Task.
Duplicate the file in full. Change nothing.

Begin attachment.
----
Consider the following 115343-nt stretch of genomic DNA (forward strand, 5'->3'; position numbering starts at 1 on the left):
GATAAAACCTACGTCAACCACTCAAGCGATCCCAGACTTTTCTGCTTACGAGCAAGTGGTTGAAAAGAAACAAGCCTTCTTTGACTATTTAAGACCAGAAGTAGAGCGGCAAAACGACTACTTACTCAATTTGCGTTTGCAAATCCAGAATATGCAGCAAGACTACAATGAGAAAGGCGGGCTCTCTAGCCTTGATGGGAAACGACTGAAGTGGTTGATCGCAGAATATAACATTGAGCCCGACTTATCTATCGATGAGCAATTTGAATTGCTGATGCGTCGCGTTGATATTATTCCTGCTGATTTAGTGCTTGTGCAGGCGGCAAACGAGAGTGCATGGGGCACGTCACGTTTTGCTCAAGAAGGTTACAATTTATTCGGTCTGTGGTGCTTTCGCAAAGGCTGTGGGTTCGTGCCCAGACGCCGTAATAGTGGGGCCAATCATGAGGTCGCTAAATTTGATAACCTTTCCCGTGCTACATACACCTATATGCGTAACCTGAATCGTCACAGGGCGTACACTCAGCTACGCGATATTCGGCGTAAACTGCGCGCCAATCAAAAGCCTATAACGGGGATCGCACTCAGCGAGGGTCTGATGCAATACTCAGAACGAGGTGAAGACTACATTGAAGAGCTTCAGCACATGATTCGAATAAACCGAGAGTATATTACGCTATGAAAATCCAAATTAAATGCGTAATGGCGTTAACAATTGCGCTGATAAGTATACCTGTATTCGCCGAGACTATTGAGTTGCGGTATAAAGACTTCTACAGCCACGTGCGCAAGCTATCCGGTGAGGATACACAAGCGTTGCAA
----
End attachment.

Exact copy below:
Consider the following 115343-nt stretch of genomic DNA (forward strand, 5'->3'; position numbering starts at 1 on the left):
GATAAAACCTACGTCAACCACTCAAGCGATCCCAGACTTTTCTGCTTACGAGCAAGTGGTTGAAAAGAAACAAGCCTTCTTTGACTATTTAAGACCAGAAGTAGAGCGGCAAAACGACTACTTACTCAATTTGCGTTTGCAAATCCAGAATATGCAGCAAGACTACAATGAGAAAGGCGGGCTCTCTAGCCTTGATGGGAAACGACTGAAGTGGTTGATCGCAGAATATAACATTGAGCCCGACTTATCTATCGATGAGCAATTTGAATTGCTGATGCGTCGCGTTGATATTATTCCTGCTGATTTAGTGCTTGTGCAGGCGGCAAACGAGAGTGCATGGGGCACGTCACGTTTTGCTCAAGAAGGTTACAATTTATTCGGTCTGTGGTGCTTTCGCAAAGGCTGTGGGTTCGTGCCCAGACGCCGTAATAGTGGGGCCAATCATGAGGTCGCTAAATTTGATAACCTTTCCCGTGCTACATACACCTATATGCGTAACCTGAATCGTCACAGGGCGTACACTCAGCTACGCGATATTCGGCGTAAACTGCGCGCCAATCAAAAGCCTATAACGGGGATCGCACTCAGCGAGGGTCTGATGCAATACTCAGAACGAGGTGAAGACTACATTGAAGAGCTTCAGCACATGATTCGAATAAACCGAGAGTATATTACGCTATGAAAATCCAAATTAAATGCGTAATGGCGTTAACAATTGCGCTGATAAGTATACCTGTATTCGCCGAGACTATTGAGTTGCGGTATAAAGACTTCTACAGCCACGTGCGCAAGCTATCCGGTGAGGATACACAAGCGTTGCAA